US 5224400 A
A tool for facilitating the assembly or disassembly of a broadhead from an arrow shaft which substantially reduces or eliminates the potential of injury to a user. A broadhead guide is provided which directs the broadhead into an axial bore having blade engaging slots which securely holds the broadhead in place to allow for rotation of the shaft of the arrow to remove or secure the broadhead to the shaft. Broadhead shank engaging tabs are also provided to facilitate removal of the shank of a broadhead having broken or missing blades.
1. A tool for facilitating assembly and disassembly of a broadhead from an arrow shaft, comprising:
a generally cylindrical body portion;
means at a first end of said body portion for engaging blades of a broadhead;
means at a second end of said body portion for engaging slots in a shank of a broadhead having absent blades; and
means for guiding a broadhead into said blade engaging means disposed on said body portion adjacent said first end to permit rotation of said shaft to remove said broadhead.
2. A tool according to claim 1, wherein said body portion includes a central axial bore extending therethrough.
3. A tool according to claim 1, wherein said central axial bore joins said blade engagement means with said shank engagement means.
4. A tool according to claim 1, wherein said body portion includes an axial bore at a first end having a diameter sufficient to accommodate a shank of a broadhead.
5. A tool according to claim 4, wherein said means for engaging said blades comprises a plurality of radially directed grooves extending outwardly from said axial bore, said grooves having a width sufficient to frictionally engage said blades.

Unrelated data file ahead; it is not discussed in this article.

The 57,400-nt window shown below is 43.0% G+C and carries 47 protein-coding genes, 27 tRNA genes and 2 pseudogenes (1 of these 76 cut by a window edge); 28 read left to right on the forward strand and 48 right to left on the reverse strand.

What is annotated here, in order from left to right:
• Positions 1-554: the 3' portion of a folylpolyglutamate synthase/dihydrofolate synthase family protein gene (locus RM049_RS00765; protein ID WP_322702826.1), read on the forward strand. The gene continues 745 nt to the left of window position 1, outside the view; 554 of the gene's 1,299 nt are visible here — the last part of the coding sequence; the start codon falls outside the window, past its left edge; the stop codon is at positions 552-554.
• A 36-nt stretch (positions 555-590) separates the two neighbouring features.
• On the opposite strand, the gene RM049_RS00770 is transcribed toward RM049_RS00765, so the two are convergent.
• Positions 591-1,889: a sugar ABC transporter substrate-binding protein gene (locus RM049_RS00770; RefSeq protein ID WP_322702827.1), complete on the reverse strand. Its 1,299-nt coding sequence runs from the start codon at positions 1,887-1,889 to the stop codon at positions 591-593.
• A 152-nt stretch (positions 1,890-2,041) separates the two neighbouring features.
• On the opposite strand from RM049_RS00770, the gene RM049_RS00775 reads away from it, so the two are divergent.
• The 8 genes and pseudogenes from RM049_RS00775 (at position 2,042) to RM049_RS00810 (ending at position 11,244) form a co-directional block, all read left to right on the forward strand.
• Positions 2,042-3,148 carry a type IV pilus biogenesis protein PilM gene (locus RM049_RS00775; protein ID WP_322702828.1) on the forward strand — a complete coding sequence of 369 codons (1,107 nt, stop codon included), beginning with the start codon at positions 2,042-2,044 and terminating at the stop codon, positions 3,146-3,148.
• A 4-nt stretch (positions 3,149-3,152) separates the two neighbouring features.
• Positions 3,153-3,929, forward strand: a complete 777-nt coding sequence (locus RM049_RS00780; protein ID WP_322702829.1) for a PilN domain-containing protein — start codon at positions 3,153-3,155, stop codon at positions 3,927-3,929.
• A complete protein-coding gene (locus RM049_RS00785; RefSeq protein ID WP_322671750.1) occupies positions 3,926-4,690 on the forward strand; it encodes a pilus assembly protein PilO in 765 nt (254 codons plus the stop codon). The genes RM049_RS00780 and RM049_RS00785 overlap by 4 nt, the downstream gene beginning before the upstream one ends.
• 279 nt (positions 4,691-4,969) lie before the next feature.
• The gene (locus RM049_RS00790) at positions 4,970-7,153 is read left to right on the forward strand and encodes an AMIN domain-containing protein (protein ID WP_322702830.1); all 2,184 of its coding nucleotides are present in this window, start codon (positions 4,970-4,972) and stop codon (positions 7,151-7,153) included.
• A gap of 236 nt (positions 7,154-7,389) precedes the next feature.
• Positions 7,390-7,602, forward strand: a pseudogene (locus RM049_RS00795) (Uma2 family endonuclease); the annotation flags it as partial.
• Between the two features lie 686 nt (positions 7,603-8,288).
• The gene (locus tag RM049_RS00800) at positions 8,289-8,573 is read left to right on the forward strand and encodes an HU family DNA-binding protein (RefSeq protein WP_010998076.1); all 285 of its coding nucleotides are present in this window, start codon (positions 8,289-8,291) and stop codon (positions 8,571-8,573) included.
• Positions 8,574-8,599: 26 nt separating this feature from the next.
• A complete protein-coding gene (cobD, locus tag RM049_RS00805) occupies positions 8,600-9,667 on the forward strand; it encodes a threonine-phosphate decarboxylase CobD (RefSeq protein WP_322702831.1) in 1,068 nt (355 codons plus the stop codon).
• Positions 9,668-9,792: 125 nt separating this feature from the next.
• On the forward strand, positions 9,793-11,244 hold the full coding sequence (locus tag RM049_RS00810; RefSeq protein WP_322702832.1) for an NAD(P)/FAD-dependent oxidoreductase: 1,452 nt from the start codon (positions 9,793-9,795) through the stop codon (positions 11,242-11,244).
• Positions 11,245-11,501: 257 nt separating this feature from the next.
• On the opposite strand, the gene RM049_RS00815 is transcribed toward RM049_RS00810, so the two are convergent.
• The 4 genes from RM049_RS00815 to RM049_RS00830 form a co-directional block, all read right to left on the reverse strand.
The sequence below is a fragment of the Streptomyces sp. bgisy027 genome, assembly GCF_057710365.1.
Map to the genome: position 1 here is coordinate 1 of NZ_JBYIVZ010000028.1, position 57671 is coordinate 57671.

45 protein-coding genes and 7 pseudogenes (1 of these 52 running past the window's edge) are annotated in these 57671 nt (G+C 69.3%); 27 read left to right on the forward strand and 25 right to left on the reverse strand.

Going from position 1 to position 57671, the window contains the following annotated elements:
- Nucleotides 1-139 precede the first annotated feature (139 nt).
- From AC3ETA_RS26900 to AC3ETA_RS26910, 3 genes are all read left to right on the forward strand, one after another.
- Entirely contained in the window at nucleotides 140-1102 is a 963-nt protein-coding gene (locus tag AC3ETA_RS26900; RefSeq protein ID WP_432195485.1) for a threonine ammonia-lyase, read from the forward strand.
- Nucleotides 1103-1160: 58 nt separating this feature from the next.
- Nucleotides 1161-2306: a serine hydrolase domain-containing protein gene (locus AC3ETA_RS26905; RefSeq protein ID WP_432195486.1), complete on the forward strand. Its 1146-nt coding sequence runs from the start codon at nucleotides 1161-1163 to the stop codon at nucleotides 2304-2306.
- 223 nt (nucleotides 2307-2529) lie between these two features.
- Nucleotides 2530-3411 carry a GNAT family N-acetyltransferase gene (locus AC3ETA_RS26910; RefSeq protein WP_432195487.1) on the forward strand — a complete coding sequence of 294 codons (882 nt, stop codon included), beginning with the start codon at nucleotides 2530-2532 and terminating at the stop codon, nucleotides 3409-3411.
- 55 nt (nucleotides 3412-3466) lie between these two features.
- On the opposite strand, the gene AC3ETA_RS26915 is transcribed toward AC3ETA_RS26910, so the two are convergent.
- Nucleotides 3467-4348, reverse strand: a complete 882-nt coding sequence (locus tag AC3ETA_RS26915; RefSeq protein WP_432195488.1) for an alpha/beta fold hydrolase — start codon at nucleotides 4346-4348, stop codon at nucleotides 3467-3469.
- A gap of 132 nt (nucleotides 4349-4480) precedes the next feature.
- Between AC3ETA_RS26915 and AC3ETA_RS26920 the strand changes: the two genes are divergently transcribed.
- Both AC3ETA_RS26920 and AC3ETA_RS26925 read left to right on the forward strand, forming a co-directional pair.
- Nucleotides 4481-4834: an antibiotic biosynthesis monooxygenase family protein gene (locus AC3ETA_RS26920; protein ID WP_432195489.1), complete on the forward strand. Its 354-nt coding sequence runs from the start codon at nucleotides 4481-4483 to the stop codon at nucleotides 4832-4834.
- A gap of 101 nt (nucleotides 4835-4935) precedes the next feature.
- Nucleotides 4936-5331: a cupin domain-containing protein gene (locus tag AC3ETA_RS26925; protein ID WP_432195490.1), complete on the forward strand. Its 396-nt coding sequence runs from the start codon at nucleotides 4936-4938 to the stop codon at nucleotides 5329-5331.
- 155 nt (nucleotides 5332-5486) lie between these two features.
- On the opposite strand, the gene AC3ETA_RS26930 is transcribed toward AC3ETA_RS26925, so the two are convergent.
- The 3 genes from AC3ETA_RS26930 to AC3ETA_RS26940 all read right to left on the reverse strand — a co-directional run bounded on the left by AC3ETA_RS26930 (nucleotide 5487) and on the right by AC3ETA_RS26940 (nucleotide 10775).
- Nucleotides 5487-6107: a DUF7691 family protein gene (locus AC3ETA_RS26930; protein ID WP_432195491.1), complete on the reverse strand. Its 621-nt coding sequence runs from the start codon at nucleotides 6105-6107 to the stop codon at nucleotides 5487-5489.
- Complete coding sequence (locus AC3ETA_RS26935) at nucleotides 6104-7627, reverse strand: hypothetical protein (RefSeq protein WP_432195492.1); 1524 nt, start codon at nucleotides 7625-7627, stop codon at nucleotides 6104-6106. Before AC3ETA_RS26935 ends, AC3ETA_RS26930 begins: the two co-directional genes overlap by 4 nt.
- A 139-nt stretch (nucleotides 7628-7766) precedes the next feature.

6. A tool according to claim 1, wherein said body portion includes an axial bore at a second end having a diameter sufficient to accommodate a shank of said broadhead.
7. A tool according to claim 6, wherein said means for engaging a broadhead shank comprises at least one axially directed tab member outwardly extending from said axial bore for engaging slots in said shank of a broadhead having absent blades.
8. A tool according to claim 1, wherein means for guiding said broadhead comprises a shroud member extending axially beyond said blade engagement means, said shroud having a frusto-conical internal cross section corresponding in shape to a broadhead to guide said broadhead into said blade engagement means to protect a user.
9. A tool according to claim 1, further comprising a circumferential flange member disposed about said body portion to provide a grip portion.
1. Field of the Invention
The present invention relates to arrows and broadheads for arrows, and more particularly to tools for assembling and disassembling the broadhead from the shaft of the arrow.
2. Discussion of the Prior Art
The archery and hunting industries have developed numerous types of arrows having various tips for improving the penetration of the arrow into a target. Typically, the tip of the arrow now comprises a broadhead which includes a pointed tip and a number of razor blade members which are disposed about the circumference of the shank of the broadhead. The broadheads are secured to the arrow shaft by various means, but usually are either crimped onto the end of the shaft or threaded onto the shaft through the provision of screw threads on the broadhead which engage threads on the inner circumference of the hollow arrow shaft. The provision of the screw threads has the added feature of allowing the broadhead to be replaced if the blades are broken or damaged, and it is also known to only replace the broken blades while keeping the original shank of the broadhead for repeated use. This replaceable feature of both the broadhead and the blades represents a great convenience and costsaving feature to the hunter or sportsman by providing a means for easy repair of damaged or broken arrows or broadheads.